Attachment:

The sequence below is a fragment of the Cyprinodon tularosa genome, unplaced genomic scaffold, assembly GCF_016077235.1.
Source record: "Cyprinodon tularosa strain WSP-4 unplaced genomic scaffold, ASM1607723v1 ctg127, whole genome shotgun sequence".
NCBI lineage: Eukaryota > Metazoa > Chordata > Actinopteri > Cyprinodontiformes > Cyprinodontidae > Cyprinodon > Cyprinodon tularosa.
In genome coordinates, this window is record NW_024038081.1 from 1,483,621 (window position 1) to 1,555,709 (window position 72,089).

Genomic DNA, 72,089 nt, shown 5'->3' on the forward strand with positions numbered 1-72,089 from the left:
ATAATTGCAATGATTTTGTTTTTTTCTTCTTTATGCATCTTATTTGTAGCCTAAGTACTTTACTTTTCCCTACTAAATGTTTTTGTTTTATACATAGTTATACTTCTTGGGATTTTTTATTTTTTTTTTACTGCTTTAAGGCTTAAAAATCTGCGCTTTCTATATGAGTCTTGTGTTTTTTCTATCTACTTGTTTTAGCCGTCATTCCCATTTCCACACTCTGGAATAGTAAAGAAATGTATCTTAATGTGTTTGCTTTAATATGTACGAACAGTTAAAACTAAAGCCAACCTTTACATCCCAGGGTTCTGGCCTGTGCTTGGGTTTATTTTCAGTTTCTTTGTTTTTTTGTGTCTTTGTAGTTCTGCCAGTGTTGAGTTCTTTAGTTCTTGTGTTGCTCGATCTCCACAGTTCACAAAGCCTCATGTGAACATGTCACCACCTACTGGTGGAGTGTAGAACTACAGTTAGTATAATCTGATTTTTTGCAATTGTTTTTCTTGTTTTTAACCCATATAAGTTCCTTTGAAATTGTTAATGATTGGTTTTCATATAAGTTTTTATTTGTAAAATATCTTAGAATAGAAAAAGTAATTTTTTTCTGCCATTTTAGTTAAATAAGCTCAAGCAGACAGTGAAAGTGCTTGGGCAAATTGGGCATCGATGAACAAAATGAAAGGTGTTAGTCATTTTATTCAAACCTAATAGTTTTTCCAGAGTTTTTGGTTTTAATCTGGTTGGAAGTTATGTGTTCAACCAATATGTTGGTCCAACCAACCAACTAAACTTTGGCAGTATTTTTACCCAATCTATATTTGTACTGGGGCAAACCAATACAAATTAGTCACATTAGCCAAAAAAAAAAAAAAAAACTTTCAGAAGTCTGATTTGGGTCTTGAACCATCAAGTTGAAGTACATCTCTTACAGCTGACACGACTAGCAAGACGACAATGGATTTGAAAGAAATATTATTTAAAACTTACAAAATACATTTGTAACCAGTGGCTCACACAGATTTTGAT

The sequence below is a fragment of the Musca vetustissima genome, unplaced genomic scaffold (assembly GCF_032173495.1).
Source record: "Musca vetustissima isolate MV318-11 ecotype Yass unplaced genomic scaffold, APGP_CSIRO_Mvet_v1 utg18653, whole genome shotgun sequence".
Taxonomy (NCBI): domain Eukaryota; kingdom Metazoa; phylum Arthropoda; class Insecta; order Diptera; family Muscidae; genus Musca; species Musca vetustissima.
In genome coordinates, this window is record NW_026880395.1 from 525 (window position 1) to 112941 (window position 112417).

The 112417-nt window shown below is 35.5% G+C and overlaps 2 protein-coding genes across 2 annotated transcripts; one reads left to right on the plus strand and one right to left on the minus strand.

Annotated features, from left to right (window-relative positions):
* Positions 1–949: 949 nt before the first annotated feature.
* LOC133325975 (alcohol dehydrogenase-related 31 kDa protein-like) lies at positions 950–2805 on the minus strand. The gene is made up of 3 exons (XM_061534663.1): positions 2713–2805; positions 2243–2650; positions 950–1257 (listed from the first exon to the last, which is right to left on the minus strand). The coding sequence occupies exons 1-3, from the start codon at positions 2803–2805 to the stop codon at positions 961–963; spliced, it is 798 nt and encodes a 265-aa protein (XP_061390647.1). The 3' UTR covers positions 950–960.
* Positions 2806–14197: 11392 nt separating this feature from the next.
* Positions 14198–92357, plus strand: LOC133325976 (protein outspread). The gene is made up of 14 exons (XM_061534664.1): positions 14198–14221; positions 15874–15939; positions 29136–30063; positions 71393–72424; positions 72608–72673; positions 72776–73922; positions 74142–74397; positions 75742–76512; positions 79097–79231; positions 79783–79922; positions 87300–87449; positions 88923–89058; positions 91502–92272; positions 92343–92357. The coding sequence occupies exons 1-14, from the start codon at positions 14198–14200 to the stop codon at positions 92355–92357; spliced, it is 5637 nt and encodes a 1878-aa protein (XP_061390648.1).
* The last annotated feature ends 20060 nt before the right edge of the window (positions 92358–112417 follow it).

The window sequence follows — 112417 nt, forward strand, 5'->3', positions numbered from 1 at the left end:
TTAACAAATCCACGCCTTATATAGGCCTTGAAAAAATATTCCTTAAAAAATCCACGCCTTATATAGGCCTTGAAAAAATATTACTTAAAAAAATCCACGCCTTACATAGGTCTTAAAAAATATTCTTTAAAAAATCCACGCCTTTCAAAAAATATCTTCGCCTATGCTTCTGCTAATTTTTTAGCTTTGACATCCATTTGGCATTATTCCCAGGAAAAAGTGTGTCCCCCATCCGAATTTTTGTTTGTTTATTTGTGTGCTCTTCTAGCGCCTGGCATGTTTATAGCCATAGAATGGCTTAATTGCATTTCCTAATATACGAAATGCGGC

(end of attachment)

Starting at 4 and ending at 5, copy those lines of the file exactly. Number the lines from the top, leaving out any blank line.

In genome coordinates, this window is record NW_024038081.1 from 1,483,621 (window position 1) to 1,555,709 (window position 72,089).

Genomic DNA, 72,089 nt, shown 5'->3' on the forward strand with positions numbered 1-72,089 from the left: